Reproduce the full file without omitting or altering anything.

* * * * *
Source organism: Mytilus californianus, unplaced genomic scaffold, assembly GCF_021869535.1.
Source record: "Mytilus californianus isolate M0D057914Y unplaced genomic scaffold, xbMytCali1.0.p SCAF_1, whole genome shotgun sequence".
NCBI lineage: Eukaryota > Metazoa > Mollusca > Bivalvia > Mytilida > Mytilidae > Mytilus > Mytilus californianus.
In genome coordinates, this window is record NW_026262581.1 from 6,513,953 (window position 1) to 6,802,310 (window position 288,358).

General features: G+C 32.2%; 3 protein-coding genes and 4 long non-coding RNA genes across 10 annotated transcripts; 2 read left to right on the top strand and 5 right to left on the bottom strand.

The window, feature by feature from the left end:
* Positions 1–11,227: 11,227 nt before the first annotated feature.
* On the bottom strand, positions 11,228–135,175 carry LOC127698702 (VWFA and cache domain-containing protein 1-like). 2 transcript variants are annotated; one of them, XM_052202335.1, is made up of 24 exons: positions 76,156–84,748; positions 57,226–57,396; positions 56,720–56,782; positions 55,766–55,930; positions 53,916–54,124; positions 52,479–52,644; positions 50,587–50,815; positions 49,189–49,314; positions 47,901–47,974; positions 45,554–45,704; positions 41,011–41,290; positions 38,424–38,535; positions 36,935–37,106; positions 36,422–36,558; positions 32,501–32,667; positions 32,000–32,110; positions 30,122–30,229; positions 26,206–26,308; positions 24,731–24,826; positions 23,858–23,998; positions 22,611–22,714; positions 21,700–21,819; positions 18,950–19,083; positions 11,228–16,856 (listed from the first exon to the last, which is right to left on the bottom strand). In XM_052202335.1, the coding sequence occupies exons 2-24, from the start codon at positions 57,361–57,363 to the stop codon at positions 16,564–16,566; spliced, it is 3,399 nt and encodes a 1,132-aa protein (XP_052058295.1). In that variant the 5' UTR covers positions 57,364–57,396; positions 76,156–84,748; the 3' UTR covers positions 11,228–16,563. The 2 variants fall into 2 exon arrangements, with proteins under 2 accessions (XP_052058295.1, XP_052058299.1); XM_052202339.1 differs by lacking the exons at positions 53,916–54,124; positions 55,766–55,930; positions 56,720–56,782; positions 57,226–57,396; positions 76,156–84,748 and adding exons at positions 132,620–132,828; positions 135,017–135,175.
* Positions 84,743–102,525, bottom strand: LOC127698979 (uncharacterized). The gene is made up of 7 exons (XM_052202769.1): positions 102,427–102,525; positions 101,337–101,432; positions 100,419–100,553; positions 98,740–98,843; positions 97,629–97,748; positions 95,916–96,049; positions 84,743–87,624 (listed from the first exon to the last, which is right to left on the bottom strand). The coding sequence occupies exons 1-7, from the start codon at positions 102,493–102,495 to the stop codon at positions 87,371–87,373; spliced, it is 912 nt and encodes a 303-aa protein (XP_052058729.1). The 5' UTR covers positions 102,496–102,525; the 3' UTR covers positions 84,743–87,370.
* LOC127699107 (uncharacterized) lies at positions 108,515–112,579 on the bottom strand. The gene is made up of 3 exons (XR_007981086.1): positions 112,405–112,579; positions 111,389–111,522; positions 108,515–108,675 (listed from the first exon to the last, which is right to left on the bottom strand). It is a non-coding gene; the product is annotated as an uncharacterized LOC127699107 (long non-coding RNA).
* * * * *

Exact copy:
Source organism: Mytilus californianus, unplaced genomic scaffold, assembly GCF_021869535.1.
Source record: "Mytilus californianus isolate M0D057914Y unplaced genomic scaffold, xbMytCali1.0.p SCAF_1, whole genome shotgun sequence".
NCBI lineage: Eukaryota > Metazoa > Mollusca > Bivalvia > Mytilida > Mytilidae > Mytilus > Mytilus californianus.
In genome coordinates, this window is record NW_026262581.1 from 6,513,953 (window position 1) to 6,802,310 (window position 288,358).

General features: G+C 32.2%; 3 protein-coding genes and 4 long non-coding RNA genes across 10 annotated transcripts; 2 read left to right on the top strand and 5 right to left on the bottom strand.

The window, feature by feature from the left end:
* Positions 1–11,227: 11,227 nt before the first annotated feature.
* On the bottom strand, positions 11,228–135,175 carry LOC127698702 (VWFA and cache domain-containing protein 1-like). 2 transcript variants are annotated; one of them, XM_052202335.1, is made up of 24 exons: positions 76,156–84,748; positions 57,226–57,396; positions 56,720–56,782; positions 55,766–55,930; positions 53,916–54,124; positions 52,479–52,644; positions 50,587–50,815; positions 49,189–49,314; positions 47,901–47,974; positions 45,554–45,704; positions 41,011–41,290; positions 38,424–38,535; positions 36,935–37,106; positions 36,422–36,558; positions 32,501–32,667; positions 32,000–32,110; positions 30,122–30,229; positions 26,206–26,308; positions 24,731–24,826; positions 23,858–23,998; positions 22,611–22,714; positions 21,700–21,819; positions 18,950–19,083; positions 11,228–16,856 (listed from the first exon to the last, which is right to left on the bottom strand). In XM_052202335.1, the coding sequence occupies exons 2-24, from the start codon at positions 57,361–57,363 to the stop codon at positions 16,564–16,566; spliced, it is 3,399 nt and encodes a 1,132-aa protein (XP_052058295.1). In that variant the 5' UTR covers positions 57,364–57,396; positions 76,156–84,748; the 3' UTR covers positions 11,228–16,563. The 2 variants fall into 2 exon arrangements, with proteins under 2 accessions (XP_052058295.1, XP_052058299.1); XM_052202339.1 differs by lacking the exons at positions 53,916–54,124; positions 55,766–55,930; positions 56,720–56,782; positions 57,226–57,396; positions 76,156–84,748 and adding exons at positions 132,620–132,828; positions 135,017–135,175.
* Positions 84,743–102,525, bottom strand: LOC127698979 (uncharacterized). The gene is made up of 7 exons (XM_052202769.1): positions 102,427–102,525; positions 101,337–101,432; positions 100,419–100,553; positions 98,740–98,843; positions 97,629–97,748; positions 95,916–96,049; positions 84,743–87,624 (listed from the first exon to the last, which is right to left on the bottom strand). The coding sequence occupies exons 1-7, from the start codon at positions 102,493–102,495 to the stop codon at positions 87,371–87,373; spliced, it is 912 nt and encodes a 303-aa protein (XP_052058729.1). The 5' UTR covers positions 102,496–102,525; the 3' UTR covers positions 84,743–87,370.
* LOC127699107 (uncharacterized) lies at positions 108,515–112,579 on the bottom strand. The gene is made up of 3 exons (XR_007981086.1): positions 112,405–112,579; positions 111,389–111,522; positions 108,515–108,675 (listed from the first exon to the last, which is right to left on the bottom strand). It is a non-coding gene; the product is annotated as an uncharacterized LOC127699107 (long non-coding RNA).